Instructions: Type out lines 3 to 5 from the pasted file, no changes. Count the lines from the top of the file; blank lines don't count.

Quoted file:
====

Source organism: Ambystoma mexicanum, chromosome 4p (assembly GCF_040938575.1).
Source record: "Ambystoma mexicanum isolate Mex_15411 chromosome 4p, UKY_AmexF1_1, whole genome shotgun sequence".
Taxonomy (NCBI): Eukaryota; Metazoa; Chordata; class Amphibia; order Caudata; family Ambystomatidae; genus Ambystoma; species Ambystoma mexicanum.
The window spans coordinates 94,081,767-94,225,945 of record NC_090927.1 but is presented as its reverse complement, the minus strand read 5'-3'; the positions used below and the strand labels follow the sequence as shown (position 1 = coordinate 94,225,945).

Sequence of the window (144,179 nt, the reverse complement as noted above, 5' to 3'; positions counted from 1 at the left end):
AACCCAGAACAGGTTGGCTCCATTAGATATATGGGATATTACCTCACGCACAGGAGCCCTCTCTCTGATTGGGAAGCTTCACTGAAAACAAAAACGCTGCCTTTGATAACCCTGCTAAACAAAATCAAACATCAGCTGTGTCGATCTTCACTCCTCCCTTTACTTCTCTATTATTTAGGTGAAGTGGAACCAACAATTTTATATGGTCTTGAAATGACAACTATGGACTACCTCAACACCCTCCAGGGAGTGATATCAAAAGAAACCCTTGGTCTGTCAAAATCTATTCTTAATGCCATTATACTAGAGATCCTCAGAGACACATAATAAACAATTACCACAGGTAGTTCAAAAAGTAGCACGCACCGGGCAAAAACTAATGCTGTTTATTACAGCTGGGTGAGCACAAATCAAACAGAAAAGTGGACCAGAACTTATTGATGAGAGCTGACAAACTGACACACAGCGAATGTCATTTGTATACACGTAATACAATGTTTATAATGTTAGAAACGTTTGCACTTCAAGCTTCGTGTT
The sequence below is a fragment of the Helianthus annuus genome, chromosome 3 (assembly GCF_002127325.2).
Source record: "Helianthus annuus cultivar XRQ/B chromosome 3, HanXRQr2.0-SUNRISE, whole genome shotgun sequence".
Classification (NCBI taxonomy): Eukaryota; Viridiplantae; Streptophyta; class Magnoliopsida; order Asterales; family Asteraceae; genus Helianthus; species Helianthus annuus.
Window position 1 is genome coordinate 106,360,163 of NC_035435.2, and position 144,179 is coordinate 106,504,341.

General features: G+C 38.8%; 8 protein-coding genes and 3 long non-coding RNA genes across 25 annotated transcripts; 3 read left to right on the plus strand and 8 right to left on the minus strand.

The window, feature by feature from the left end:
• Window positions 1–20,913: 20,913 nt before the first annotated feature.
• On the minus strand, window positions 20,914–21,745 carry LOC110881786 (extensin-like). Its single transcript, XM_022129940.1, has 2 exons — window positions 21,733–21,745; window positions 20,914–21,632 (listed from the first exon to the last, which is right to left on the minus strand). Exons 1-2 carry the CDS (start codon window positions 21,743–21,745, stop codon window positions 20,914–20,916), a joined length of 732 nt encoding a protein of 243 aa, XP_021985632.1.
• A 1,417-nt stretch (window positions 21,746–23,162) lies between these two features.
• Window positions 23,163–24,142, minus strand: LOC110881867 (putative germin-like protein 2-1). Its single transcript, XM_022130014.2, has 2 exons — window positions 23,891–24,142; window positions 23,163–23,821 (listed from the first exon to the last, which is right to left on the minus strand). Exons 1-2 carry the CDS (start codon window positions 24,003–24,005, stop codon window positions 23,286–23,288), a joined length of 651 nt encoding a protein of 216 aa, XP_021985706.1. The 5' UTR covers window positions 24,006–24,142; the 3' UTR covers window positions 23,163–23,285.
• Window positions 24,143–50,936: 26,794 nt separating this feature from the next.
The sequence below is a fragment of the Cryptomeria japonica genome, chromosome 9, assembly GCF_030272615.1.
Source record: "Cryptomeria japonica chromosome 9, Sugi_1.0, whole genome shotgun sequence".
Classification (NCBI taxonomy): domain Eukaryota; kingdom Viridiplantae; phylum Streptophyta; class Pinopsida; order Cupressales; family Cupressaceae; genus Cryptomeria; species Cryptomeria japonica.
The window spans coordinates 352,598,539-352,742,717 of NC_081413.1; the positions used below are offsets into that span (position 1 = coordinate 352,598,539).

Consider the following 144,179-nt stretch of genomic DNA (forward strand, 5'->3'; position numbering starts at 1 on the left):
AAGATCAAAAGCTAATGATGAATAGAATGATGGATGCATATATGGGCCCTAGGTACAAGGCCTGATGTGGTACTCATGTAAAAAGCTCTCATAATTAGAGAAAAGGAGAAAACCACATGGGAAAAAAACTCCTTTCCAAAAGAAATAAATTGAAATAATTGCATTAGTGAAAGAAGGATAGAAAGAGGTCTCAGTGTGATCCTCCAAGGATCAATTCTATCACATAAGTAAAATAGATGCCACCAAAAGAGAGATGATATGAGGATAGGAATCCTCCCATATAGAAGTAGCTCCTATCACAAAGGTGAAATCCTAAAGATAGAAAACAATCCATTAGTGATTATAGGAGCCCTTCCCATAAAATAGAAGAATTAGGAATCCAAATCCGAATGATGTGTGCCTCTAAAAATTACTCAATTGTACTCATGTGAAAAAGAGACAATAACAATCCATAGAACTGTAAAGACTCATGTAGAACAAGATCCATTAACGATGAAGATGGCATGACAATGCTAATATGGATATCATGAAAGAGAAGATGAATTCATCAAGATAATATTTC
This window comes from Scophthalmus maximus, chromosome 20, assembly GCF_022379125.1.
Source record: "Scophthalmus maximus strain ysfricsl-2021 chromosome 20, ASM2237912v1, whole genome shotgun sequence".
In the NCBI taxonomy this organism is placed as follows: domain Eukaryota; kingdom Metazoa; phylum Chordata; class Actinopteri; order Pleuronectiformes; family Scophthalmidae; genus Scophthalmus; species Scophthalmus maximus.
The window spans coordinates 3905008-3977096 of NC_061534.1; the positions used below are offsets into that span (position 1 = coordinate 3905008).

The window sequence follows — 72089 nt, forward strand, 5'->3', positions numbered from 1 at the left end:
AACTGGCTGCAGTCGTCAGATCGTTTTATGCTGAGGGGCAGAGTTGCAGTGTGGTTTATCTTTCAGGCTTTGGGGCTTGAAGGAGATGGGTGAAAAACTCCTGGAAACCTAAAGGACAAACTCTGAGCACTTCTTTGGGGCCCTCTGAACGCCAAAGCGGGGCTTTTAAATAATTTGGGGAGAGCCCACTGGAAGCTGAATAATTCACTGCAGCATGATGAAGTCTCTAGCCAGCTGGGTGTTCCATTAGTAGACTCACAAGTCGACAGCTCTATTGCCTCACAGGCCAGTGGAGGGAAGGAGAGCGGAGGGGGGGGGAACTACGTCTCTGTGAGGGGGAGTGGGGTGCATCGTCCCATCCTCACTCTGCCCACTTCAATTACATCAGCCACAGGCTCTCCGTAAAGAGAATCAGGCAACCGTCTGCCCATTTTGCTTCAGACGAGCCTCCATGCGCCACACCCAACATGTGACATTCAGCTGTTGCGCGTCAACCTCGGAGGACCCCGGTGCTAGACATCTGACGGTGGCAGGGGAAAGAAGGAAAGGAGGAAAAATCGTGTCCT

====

Taxonomy (NCBI): Eukaryota; Metazoa; Chordata; class Amphibia; order Caudata; family Ambystomatidae; genus Ambystoma; species Ambystoma mexicanum.
The window spans coordinates 94,081,767-94,225,945 of record NC_090927.1 but is presented as its reverse complement, the minus strand read 5'-3'; the positions used below and the strand labels follow the sequence as shown (position 1 = coordinate 94,225,945).

Sequence of the window (144,179 nt, the reverse complement as noted above, 5' to 3'; positions counted from 1 at the left end):